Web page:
Making Sense of the Human Genome

“In the decade since the Human Genome Project wrapped up, scientists have had a surprising amount of difficulty transforming genetic knowledge into medical treatments.”

Article written by guest writer Rin Mitchell


What’s the Latest Development?

Humans have a gene within their chromosome 10 that can either repair or flaw basic cell processes. The gene called ercc6 plays a very important role, and in the instance of causing a disruptionmental and physical issues will plague a person. Yet, somehow people can avoid experiencing the effects of such a “destruction” to their genetic make up when ercc6 goes awry. For example James Watson, who co-discovered the double helix structure of DNA and was the first head of the Human Genome Project. Based on Watson’s DNA sequenceas reported in 2008, he should have been “blind, deaf, photophobic, prematurely decrepit, and possibly mentally retarded.” Apparently, he had two copies of the ercc6 gene that reportedly should have given Watson Cockaynebut it didn't. “Scientists call this state incomplete penetrance, and they often have no idea how people escape. As a result, predicting who will and won’t get a disease becomes more or less impossible.” The inability to trace diseases back to a person’s DNA and DNA back to diseases “has serious “consequences.” So, what are scientists doing to find ways to make these connections? 

What’s the Big Idea? 

Rare genes can cause serious illnesses in people, and “when a gene works in tandem with dozens of other genes to carry out some multistep process, and so a flaw in any one gene could crash the whole system.” However, it is possible that people can escape certain illnesses altogether. The first head of the Human Genome Project was that of James Watson, who according to scientists, should have contracted Cockaynebecause he carried two copies of the ercc6 gene. One of the reasons scientists have come up with is that some people just get lucky. Reportedly, scientists are looking into the sneeze reflex and PSR as a couple of approaches to make headway into the DNA of “thousands of average Joes and Josephines at once."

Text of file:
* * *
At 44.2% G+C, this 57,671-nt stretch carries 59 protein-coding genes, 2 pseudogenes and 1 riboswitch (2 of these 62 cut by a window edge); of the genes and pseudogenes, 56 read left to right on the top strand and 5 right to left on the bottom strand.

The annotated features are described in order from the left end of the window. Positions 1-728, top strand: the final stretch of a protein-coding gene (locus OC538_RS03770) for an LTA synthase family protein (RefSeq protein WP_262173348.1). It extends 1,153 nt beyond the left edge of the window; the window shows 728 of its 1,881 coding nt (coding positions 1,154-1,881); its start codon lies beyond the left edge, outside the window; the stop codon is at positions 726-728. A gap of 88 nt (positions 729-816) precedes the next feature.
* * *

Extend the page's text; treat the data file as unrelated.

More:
How to vaccinate the world’s most vulnerable? Build global partnerships.

Pfizer's partnerships strengthen their ability to deliver vaccines in developing countries.

Susan Silbermann, Global President of Pfizer Vaccines, looks on as a health care worker administers a vaccine in Rwanda. Photo: Courtesy of Pfizer.
  • Community healthcare workers face many challenges in their work, including often traveling far distances to see their clients
  • Pfizer is helping to drive the UN's sustainable development goals through partnerships.
  • Pfizer partnered with AMP and the World Health Organization to develop a training program for healthcare workers.
Keep reading Show less
Sponsored

Why does turkey make you sleepy?

Is everyone's favorite Thanksgiving centerpiece really to blame for the post-dinner doldrums?

(Photo from Flickr)
Surprising Science
  • Americans kill around 45 million turkeys every year in preparation for the Thanksgiving meal, only to blame our favorite centerpiece for the following food comas.
  • Rumor has it our after-dinner sleepiness results from the tryptophan found in turkey.
  • However, it is the meal's overall nutritional imbalance, not just the tryptophan, that make us want to leave the dishes for tomorrow. Or maybe the next day.
Keep reading Show less

How to split the USA into two countries: Red and Blue

Progressive America would be half as big, but twice as populated as its conservative twin.

Image: Dicken Schrader
Strange Maps
  • America's two political tribes have consolidated into 'red' and 'blue' nations, with seemingly irreconcilable differences.
  • Perhaps the best way to stop the infighting is to go for a divorce and give the two nations a country each
  • Based on the UN's partition plan for Israel/Palestine, this proposal provides territorial contiguity and sea access to both 'red' and 'blue' America
Keep reading Show less

Why Henry David Thoreau was drawn to yoga

The famed author headed to the pond thanks to Indian philosophy.

Image: Public Domain / Shutterstock / Big Think
Personal Growth
  • The famed author was heavily influenced by Indian literature, informing his decision to self-exile on Walden Pond.
  • He was introduced to these texts by his good friend's father, William Emerson.
  • Yoga philosophy was in America a century before any physical practices were introduced.
Keep reading Show less